Recently, I’ve been blogging about William Porden’s journeys, taken from diaries (archive ref D3311/4/1-7) written between the 1790s and 1820s. There is more to these diaries than travel, however.
In 1820, William Porden recounts a sorry tale about his housemaid, Eliza Watson, which shows that he still retained the merciful attitude towards criminals he showed over 25 years earlier when he recounted the tale of an escaped prisoner. On 5 October 1820 he has two visitors:
I was summoned to attend two Gentlemen whom I found to be Mr Mortlake [actually Mr Mortlock], the eminent manufacturer & dealer in Ornamental China and an Officer from the Police Office of Marlborough Street. They came in search of Eliza Wilmot, my House maid who was to have left her place that Evening and to be married on Saturday morning. She was accused in being concerned with the Man she was going to marry who was her cousin & confidential servant of Mr Mortlock, in robbing Mr M of a considerable quantity of China, a practice that had been continued some years. She was questioned and confessed that she had received money from him, and it appeared by a Book that was found that she had placed in the Saving Bank upward of 70£ the last deposit of £20 being Feby last. Her Box was afterwards searched and China Cups, Smelling Bottles and other articles were found that sufficiently proved her guilty of receiving them to be stolen. I was much shocked at this discovery, for although Eliza was not a good servant in her situation my daughter thought her a Good Girl and often spoke of her in those words as a reason for retaining her, and she had taken some pains that day to find a handsome shawl to be given to her when she left the House.
Mr Porden is torn between wanting to assist the police and his desire not to let Eliza incriminate herself, although the next morning…
I had the mortification to find that I also had been robbed for many things were discovered at Mr Mortlock’s with my name upon them and in Eliza’s trunk was found a work-box of my daughters. She was taken to Marlborough Street for Examination.… calling at the office I there identified 4 Sheets, a table Cloth, a Napkin and 2 Brushes which had had my initials cut upon them by order of my Wife to prevent the stealing of them by the servants which frequently happened.
Although distressed by the theft, Mr Porden appears more upset on Eliza’s behalf, when she is remanded to the Clerkenwell Bridewell [prison]:
What must have been her distress to find a comfortable home, a plentiful table, and society of her own rank and creditable in their Stations, exchanged for a cheerless Prison – the Prison fare and the company of wretches who have lost sight of every moral or religious feeling. Whatever sentiments of this nature she still retained were now to be changed for the depravity of her associates till she became as wicked as themselves. … I believe that no punishment that she will hereafter receive will be so severe as what she will feel during the first 24 hours of imprisonment.
Mr Porden recovers his stolen property and doesn’t prosecute Eliza. He hopes that she has learnt her lesson and writes:
It appeared that she had at first resisted the temptation of her Cousin to whom she was going to be married, but as he continued the practice of robbing his Master she was at length drawn in to aid him in nefarious conduct…. The Articles she stole [from] me such as Sheets & blankets seemed preparatory to House keeping. If I had prosecuted her, she would have been sent to Prison and if a single feeling of religion was left it would have been extinguished and she would have come out seven times worse than she went in, even if she was not brought to trial. If she were brought to trial and escaped either transportation or death, one or other of which would in all probability have been her doom, her character would have forever blasted and she would have no other resource than vicious courses till she was gradually ripened for the Gallows.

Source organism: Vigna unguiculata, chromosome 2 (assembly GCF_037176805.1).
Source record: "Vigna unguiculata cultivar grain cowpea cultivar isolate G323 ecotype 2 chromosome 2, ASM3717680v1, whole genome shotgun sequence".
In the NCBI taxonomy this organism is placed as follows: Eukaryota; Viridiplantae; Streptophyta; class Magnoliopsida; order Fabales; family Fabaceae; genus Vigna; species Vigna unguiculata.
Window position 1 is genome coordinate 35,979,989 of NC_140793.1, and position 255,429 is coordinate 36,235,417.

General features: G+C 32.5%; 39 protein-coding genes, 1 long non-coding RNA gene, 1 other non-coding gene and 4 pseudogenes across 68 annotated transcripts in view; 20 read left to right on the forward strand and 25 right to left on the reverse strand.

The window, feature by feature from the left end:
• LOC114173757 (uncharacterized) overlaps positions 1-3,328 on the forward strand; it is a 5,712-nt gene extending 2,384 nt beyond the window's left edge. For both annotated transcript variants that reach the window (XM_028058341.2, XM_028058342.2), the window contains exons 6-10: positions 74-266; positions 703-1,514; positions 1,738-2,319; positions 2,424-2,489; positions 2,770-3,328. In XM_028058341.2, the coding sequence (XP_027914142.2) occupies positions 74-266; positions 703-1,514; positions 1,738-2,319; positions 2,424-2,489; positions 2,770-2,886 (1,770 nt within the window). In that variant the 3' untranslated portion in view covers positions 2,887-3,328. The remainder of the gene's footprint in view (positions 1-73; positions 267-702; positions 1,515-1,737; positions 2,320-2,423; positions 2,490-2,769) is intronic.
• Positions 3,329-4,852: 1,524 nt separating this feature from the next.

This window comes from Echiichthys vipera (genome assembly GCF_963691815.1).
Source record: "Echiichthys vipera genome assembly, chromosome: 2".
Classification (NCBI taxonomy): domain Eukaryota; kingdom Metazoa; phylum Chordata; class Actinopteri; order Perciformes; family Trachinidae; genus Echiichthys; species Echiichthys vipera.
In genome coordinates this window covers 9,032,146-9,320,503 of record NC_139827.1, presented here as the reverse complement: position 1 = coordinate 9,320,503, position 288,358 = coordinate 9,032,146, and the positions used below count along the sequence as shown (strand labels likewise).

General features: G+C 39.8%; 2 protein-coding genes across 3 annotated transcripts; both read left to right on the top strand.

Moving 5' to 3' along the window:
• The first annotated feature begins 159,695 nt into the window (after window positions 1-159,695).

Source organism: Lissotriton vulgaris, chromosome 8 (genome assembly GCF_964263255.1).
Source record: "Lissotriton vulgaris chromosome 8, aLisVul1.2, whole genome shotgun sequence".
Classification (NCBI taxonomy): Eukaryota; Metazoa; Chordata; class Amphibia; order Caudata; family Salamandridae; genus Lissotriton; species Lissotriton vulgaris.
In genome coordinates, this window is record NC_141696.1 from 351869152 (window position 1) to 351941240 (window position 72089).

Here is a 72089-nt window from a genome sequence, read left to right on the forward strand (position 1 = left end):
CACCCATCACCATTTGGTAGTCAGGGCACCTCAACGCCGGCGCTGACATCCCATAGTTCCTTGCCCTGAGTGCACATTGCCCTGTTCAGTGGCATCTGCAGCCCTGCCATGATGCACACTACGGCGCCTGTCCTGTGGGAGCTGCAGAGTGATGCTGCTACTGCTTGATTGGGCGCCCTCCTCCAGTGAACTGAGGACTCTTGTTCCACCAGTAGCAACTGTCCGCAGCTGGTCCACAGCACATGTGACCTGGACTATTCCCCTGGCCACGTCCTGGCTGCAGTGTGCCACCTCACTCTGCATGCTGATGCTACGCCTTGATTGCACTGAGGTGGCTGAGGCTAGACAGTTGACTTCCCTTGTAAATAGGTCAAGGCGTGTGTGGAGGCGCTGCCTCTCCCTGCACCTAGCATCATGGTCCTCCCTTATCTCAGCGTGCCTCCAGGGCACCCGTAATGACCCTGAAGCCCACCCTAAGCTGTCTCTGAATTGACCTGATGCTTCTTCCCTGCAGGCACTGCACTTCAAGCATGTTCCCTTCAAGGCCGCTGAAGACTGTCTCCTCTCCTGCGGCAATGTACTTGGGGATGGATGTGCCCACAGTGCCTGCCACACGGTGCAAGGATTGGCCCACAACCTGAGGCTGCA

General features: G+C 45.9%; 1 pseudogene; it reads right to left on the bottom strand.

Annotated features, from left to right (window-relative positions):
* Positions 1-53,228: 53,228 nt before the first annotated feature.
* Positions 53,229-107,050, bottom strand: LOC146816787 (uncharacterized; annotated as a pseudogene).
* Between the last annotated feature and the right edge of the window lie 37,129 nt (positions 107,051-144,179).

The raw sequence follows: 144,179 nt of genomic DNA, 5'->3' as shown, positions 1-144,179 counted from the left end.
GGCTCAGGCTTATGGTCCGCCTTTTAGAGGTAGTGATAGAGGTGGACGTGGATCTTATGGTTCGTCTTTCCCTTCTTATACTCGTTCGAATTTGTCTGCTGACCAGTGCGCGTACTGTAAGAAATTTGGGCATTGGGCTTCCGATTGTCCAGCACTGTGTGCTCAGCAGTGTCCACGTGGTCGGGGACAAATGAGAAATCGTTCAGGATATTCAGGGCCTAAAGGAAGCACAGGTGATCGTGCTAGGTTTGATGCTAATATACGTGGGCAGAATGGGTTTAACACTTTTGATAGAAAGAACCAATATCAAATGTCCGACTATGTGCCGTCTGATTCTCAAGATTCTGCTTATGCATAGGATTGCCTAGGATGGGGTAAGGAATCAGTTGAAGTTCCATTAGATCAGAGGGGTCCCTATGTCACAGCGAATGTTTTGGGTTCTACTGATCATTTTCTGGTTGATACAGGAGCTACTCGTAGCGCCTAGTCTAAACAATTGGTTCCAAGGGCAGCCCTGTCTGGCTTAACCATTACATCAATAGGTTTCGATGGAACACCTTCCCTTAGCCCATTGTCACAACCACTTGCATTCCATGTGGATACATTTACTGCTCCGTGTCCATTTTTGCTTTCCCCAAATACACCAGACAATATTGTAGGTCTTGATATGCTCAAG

Eliza calls on him to thank him on 12 October, and it sounds as if he may have read her a bit of a lecture! Her fiancé did not benefit from such leniency from Mr Mortlock. Eliza’s fiancé was Daniel Gentle, aged 26. He was actually Mr Mortlock’s Warehouseman, who, with William Read (the confidential servant), was indicted at the Old Bailey on 28 October 1820. Both were sentenced to death. The Criminal Registers for Middlesex are on Ancestry and show that Daniel Gentle was executed. After his execution, it looks like Daniel’s body was claimed by his relatives and a Daniel Gentle, aged 27 years, was buried in the Gibraltar Burial Ground at Bethnal Green on 14 December 1820. You can read the account of his trial on the Old Bailey Online website.
Mr Porden’s last mention of Eliza was when she called for a letter for a Mrs Foy on 15 October 1820, so it’s hard to know what happened to her after that. Searching for Eliza Watson in the Old Bailey Online brings us several similar thefts over the years, some of which may have been committed by the same Eliza Watson, but it’s hard to be sure, as it’s a common name.
The most likely ones are an Eliza Watson, aged 25, who is indicted for stealing some fabric from a draper in 1824. She pleaded distress, had a good character, and was recommended to mercy and fined a shilling. In 1830, an Eliza Watson, aged 32, is indicted for stealing fabric from a linen draper in 1830, again pleaded poverty, had a good character, and was recommended to mercy and confined for 1 month.
These could possibly be Mr Porden’s former housemaid, who, despite not being prosecuted the first time around, might have found it difficult to gain employment without a good reference and been forced, by poverty, back into crime – but that’s just supposition. Let’s hope instead that Eliza recovered from the tragedy of her fiancé’s execution, and was able to avoid having to take recourse to ‘vicious courses’ as Mr Porden feared.